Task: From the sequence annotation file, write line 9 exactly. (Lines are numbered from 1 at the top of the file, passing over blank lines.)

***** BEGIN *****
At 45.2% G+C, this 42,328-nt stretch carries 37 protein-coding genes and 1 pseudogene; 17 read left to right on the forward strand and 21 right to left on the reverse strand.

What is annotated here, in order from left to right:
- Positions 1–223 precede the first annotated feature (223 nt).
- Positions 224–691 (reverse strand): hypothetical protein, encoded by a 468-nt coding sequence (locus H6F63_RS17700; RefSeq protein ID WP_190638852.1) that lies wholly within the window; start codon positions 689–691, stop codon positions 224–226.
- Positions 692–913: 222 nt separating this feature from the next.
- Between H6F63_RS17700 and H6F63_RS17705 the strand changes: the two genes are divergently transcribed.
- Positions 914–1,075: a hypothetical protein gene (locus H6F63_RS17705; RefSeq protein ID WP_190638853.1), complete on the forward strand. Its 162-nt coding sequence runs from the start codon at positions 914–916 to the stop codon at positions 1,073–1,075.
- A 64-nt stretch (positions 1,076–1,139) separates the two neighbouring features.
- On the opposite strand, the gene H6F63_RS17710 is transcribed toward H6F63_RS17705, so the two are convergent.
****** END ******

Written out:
- On the opposite strand, the gene H6F63_RS17710 is transcribed toward H6F63_RS17705, so the two are convergent.